Lessons from Gethsemane


The Garden of Gethsemane in Jerusalem is a 1200 square meter garden near the Mount of Olives. The name means “oil press,” and olive trees grow in the garden to this day. Since we were children, we’ve all heard the story of Jesus praying in the Garden of Gethsemane just before His betrayal.

We read in Matthew 26:39  “And He went a little beyond them, and fell on His face and prayed, saying, ‘My Father, if it is possible, let this cup pass from Me; yet not as I will, but as You will.’ ” In verse 42 He continues: “My Father, if it is not possible for this cup to be taken away unless I drink it, may your will be done.”

At this point, we see the human side of Jesus. He is about to die an excruciating, horrible death — one which He did not deserve — and His human side was terrified. Luke tells us that Jesus sweated blood. This is medically possible and occurs only under extreme anguish.

So what does Gethsemane teach us?

It teaches us that Jesus knows on every level how it really feels to submit to God’s will, and He expects no less from us.

It teaches us that it is not a sin to sometimes be reluctant to follow God’s will, as long as we submit to it anyway.

It teaches us the magnitude of His love for us: in order to completely take our sins upon himself, He was to be completely destroyed — physically, spiritually and emotionally.

But it teaches us something even more profound: He prayed …”if it is possible.” If there was some other way for mankind to be saved from their sins, Jesus prayed for the alternative. And then he prayed “…if it is not possible for this cup to be taken away unless I drink it, may your will be done.”

It was not possible.

And to this day, it is still not possible. The ONLY way for our sins to be cleansed is to be washed away by the blood of Jesus.  In His own words: “I am the way, and the truth, and the life; no one comes to the Father but through Me.” John 14:6



Knock on Wood

Often we look down on the superstition in which we use the phrase, “Knock on wood” – and proceed to do just that: Knock on a table or a door or whatever wood is handy. It didn’t begin as a superstition, though.

In some circles it is believed that the origin of the phrase and practice comes from the wood of the rosary. Rosaries in the old days were made of oak wood and were fingered in time of distress or trouble. Thus, holding on to, touching or rubbing the wooden rosary or its wooden crucifix when danger was near became a common way for Christians to deal with hardships and difficulties.

The practice slipped into common use as “Knock on wood.”

Life lessons from Robert Louis Stevenson

These life lessons come from Robert Louis Stevenson, who wrote Treasure Island

Make up your mind to be happy. Learn to find pleasure in simple things.
Make the best of your circumstances. No one has everything, and everyone has something of sorrow intermingled with gladness of life. The trick is to make the laughter outweigh the tears.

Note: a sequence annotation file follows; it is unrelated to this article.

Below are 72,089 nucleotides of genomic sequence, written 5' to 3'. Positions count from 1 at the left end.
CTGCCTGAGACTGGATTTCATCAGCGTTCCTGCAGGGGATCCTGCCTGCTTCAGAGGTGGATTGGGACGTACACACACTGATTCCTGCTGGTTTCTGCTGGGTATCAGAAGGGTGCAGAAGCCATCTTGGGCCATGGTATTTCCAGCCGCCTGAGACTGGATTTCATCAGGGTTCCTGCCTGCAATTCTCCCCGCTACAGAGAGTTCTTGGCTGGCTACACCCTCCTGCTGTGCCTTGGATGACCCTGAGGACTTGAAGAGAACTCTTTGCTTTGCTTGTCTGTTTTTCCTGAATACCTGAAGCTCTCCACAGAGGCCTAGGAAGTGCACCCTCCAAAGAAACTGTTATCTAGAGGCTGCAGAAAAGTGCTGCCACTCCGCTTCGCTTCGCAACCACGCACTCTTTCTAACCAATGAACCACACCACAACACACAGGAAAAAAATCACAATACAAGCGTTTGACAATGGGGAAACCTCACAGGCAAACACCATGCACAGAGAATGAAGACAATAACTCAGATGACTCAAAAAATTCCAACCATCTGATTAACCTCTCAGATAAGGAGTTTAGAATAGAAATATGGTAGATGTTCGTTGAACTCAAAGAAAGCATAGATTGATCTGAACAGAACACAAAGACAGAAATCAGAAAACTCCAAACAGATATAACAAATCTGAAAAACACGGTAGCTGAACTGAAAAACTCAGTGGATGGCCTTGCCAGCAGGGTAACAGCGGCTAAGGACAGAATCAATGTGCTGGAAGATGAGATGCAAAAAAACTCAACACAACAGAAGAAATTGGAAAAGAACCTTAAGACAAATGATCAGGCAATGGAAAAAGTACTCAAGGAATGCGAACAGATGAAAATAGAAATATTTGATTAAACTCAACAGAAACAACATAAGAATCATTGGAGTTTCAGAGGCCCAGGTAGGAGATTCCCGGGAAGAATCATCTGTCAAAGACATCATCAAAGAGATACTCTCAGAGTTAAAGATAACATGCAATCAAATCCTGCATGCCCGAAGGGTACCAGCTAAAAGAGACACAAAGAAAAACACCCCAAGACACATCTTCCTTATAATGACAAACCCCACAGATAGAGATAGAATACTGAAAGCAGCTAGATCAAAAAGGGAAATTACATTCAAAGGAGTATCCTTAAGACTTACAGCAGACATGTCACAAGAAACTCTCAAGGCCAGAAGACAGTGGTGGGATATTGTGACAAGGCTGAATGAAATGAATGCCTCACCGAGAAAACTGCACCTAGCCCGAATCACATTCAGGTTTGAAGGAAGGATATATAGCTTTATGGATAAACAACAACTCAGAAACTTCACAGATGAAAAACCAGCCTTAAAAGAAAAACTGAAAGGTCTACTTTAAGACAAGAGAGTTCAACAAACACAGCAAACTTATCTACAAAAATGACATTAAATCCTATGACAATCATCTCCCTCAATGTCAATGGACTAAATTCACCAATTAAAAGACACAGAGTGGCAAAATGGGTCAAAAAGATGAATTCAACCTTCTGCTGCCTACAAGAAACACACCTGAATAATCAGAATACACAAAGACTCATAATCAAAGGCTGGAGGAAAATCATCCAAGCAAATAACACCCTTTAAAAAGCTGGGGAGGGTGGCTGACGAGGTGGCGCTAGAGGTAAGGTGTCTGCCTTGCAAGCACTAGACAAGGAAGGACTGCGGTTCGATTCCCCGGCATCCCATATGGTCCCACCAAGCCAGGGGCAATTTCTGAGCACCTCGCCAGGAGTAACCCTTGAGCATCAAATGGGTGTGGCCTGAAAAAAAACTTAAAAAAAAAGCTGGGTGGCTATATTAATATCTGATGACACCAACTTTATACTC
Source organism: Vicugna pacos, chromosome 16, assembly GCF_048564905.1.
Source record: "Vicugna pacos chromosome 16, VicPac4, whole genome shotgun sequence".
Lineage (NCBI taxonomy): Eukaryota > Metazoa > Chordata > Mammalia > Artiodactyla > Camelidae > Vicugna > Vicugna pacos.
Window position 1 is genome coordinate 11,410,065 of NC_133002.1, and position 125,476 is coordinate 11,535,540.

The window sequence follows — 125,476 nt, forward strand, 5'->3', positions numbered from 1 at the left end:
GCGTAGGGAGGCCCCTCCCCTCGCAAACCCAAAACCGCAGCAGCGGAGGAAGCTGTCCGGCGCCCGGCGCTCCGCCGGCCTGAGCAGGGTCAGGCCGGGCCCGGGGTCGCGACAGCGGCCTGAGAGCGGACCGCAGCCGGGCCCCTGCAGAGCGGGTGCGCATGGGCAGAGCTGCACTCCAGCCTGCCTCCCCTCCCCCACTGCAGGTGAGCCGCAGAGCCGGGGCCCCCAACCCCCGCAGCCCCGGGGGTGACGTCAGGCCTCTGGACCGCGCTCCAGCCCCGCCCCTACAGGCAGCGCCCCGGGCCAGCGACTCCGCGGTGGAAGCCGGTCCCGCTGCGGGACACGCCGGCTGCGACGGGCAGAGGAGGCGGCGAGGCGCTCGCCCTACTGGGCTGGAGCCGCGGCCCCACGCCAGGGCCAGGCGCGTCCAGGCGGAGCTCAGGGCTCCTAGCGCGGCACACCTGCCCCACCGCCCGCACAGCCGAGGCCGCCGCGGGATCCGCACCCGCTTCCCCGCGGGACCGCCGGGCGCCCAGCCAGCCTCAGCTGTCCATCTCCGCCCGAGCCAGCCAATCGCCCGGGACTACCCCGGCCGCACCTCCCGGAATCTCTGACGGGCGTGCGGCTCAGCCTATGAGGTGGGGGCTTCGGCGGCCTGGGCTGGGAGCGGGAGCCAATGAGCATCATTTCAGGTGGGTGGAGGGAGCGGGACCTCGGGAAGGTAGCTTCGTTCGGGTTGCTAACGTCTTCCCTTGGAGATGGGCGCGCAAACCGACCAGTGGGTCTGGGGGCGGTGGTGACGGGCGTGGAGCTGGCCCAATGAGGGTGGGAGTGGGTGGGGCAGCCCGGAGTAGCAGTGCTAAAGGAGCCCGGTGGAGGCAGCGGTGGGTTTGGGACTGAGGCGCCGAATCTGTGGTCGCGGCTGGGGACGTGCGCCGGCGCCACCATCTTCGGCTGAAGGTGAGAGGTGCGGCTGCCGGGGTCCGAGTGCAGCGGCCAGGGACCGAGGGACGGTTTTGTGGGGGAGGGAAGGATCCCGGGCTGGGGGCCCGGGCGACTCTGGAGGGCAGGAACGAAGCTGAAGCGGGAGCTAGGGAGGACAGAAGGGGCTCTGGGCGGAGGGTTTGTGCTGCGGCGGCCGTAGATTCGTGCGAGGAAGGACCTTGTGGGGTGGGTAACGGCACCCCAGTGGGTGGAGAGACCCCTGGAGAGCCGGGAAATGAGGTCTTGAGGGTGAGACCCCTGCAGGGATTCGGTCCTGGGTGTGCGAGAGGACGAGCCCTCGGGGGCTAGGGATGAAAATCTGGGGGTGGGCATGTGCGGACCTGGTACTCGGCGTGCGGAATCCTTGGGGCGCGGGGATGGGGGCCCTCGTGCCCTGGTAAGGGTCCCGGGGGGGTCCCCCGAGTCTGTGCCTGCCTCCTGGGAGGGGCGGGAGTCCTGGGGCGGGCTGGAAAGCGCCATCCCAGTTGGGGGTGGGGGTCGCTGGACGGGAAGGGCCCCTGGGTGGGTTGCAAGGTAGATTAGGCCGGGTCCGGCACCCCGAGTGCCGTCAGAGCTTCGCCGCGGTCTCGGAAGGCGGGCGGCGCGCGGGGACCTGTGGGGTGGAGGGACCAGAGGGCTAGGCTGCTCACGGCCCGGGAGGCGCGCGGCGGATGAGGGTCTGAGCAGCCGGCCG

Don’t take yourself too seriously. Don’t think that somehow you should be protected from misfortune that befalls other people.
You can’t please everybody. Don’t let criticism worry you.
Don’t let your neighbor set your standards. Be yourself.
Do the things you enjoy doing but stay out of debt.
Never borrow trouble. Imaginary things are harder to bear than real ones.
Since hate poisons the soul, do not cherish jealousy, enmity, grudges. Avoid people who make you unhappy.
Have many interests. If you can’t travel, read about new places.
Don’t hold post-mortems. Don’t spend your time brooding over sorrows or mistakes. Don’t be one who never gets over things.
Do what you can for those less fortunate than yourself.
Keep busy at something. A busy person never has time to be unhappy.

Proverbs 31 and the divorced woman

I recently received an email from a reader whose marriage was headed for divorce. She was worried for herself and her children, and concerned that she could no longer live Proverbs 31. This is my response to her…

God raised marriage to the dignity of a sacrament, a sacred sign of love and unity between yourself and your spouse, the Church. He gave married couples the grace they need to live together in love and harmony. Jesus decreed that marriage was to be a livelong commitment. 

Yet, sometimes that grace seems out of reach for you and the one you once loved and married. Your love has vanished, your marriage has faltered and your children have certainly been harmed. At times like this, pray that God will teach you both how to regain what has been lost, to change all that can be changed and to accept whatever cannot be changed.

It may not be God’s will that you be restored to a life together. Ask God to keep you from regret, resentment and fear. Ask for His divine mercy upon your children, your spouse and yourself. Pray that the problems that led to this situation may be the occasion for growth in both of you, and will lead you to greater respect for each other, mutual pardon and deeper faith.

Don’t think that God is punishing you. God doesn’t punish. He loves us unconditionally and He knows we’re all imperfect. And don’t punish yourself. It wasn’t meant to be, that’s all. Don’t give up. God loves you and you need to have faith and trust in Him. Things work out for the best, and someday you will look back and understand why things happened the way they did. Stay strong and remember that God loves you and is always with you. That is what living Proverbs 31 is all about!